"You've got to listen to the range of recordings from his lifetime. Who else can match that?" Bowker points out. "Those first early singles on Wand, Scepter, Dade, he hit notes so high you'd have to take a ball-peen hammer and hit yourself in the nuts to even think of hitting those notes. Forget his genius as a songwriter and performer, as a singer, he's incredible. Now he's older and his voice is more raw, he sounds like he gargles with sandpaper, but he makes that work too. He's managed to transform from an Al Green-style crooner to more gutbucket than Howlin' Wolf. But his beautiful voice from the '60s and '70s, that's what makes the Blowfly records so funny, singing sweet songs about 'girl let me cum in your mouth.'"
6. A Born Motherfuckin' Performer
"Blowfly, Clarence Reid is basically one of the greatest performers who ever lived. He has all the charisma in the world. To this day, 25-year-old girls love to sit on his lap and swoon all over him. He tells them the nastiest shit, and they love him for it. He connects with people on a visceral level. Clarence has a kind of charisma that barely exists anymore. The way he looks at you when he tells you these things, you believe him."
5. Superhuman Endurance
"He is of another time, but he is timeless. He manages to make things that mattered to him in the '60s matter to people in 2014. He has that universal quality to him. He sings about universal themes, like love and sex and dirty shit. These things always will be. There will always be love and sex and dirty shit. Clarence doesn't have to try; he just is. Yes, he's of an older time and lives in this one, but he sings and writes about subjects that will never get old."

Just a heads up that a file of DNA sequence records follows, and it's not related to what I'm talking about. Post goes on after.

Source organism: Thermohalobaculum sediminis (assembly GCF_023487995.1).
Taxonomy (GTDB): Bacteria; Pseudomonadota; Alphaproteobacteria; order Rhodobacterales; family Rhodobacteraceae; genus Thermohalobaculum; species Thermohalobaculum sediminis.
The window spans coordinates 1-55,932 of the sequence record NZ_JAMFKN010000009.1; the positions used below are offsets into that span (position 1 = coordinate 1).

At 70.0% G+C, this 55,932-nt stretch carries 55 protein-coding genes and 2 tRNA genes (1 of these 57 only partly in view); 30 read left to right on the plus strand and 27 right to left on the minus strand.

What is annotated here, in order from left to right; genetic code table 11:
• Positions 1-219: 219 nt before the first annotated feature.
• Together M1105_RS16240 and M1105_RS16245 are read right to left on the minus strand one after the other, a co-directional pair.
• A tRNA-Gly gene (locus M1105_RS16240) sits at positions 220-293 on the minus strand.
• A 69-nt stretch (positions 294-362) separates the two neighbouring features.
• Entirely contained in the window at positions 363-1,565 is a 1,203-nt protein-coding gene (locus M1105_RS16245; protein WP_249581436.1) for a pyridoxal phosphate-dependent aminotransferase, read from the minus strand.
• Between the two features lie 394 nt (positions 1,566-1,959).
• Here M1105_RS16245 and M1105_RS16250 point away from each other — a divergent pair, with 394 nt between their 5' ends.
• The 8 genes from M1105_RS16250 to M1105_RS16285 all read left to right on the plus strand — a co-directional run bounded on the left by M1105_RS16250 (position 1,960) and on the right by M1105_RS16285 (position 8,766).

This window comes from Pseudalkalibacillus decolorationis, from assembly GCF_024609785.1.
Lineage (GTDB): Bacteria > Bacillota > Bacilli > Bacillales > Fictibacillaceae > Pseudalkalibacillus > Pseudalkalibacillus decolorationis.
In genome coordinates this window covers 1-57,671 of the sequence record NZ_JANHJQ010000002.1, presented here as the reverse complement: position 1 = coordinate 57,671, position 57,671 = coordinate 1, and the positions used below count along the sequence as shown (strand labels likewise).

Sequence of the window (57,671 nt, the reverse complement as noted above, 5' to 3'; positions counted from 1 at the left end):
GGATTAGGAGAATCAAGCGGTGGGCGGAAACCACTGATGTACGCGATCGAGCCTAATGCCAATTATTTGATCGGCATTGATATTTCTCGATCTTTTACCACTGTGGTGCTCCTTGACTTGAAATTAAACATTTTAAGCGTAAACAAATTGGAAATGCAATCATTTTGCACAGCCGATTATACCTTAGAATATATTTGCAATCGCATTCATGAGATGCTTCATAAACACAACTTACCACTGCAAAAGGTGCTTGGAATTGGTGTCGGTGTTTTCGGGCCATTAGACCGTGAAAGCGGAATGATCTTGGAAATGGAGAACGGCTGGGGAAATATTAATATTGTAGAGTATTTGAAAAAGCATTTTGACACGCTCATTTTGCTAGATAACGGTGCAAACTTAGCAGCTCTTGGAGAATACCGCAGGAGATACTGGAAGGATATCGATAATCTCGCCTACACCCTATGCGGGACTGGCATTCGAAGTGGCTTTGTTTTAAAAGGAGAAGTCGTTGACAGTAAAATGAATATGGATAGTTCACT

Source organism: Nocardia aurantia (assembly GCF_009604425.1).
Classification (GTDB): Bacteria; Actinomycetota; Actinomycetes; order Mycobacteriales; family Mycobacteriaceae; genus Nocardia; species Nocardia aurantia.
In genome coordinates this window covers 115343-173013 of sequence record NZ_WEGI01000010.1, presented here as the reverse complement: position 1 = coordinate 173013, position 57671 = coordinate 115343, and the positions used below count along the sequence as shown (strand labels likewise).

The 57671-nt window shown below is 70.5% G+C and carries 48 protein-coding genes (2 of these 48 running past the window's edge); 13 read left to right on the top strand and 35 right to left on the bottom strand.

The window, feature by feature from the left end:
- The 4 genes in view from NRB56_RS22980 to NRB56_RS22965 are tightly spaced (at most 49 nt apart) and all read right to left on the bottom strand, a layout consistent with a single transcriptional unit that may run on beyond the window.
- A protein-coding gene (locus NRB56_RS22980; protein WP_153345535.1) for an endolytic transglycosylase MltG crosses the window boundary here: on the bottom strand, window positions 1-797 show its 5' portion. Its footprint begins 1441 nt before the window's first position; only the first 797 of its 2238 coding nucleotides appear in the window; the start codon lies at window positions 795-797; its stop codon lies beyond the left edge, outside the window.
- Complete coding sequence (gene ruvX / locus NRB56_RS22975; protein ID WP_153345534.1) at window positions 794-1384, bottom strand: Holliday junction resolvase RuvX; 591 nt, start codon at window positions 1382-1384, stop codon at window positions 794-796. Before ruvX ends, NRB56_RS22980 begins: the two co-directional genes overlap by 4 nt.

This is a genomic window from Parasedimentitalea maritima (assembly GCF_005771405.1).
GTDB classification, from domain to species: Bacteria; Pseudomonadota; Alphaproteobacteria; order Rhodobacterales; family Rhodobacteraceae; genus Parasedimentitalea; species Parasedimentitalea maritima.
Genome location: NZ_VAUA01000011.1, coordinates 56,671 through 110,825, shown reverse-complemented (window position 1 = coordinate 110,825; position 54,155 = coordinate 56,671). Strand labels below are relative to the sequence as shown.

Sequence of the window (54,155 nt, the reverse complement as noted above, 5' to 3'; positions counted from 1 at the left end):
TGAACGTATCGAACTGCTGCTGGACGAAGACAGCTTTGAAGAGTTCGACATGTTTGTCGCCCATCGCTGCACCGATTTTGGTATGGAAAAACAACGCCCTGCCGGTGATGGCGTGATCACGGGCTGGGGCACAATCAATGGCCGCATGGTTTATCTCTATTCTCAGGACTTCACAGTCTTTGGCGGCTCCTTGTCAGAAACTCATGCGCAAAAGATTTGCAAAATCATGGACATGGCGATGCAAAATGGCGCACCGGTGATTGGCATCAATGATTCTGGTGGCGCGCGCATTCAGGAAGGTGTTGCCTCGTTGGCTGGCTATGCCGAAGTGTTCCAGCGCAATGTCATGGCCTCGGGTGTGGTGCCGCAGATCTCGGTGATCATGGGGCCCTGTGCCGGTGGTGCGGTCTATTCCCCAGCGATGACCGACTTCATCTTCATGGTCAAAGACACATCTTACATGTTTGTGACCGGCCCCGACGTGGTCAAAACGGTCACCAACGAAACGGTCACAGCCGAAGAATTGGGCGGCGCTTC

See also: Rap's Ten Best Songs About Big Butts
4. Moving With the Times
"When you have Blowfly playing 'Ed Sullivan Show' and all the guests are coming on the show completely foul and dirty, it's great," Bowker says. "It's like running all of '60s and '70s pop culture through that ride at Epcot on a conveyor belt. All of his interpretations of what's happening in the world, even through the '80s with 'Electronic Pussy Sucker' and all the early Atari and Commodore 64 shit. Last year, we did a dance track with Sleazy McQueen out of Orlando. We did a house song that uses a disco beat. Weird World of Blowfly dropped in 1973, he recorded his first version of 'Rapp Dirty' in 1964, so he moves ahead of the times all the time, but also right along with them."
3. Split Persona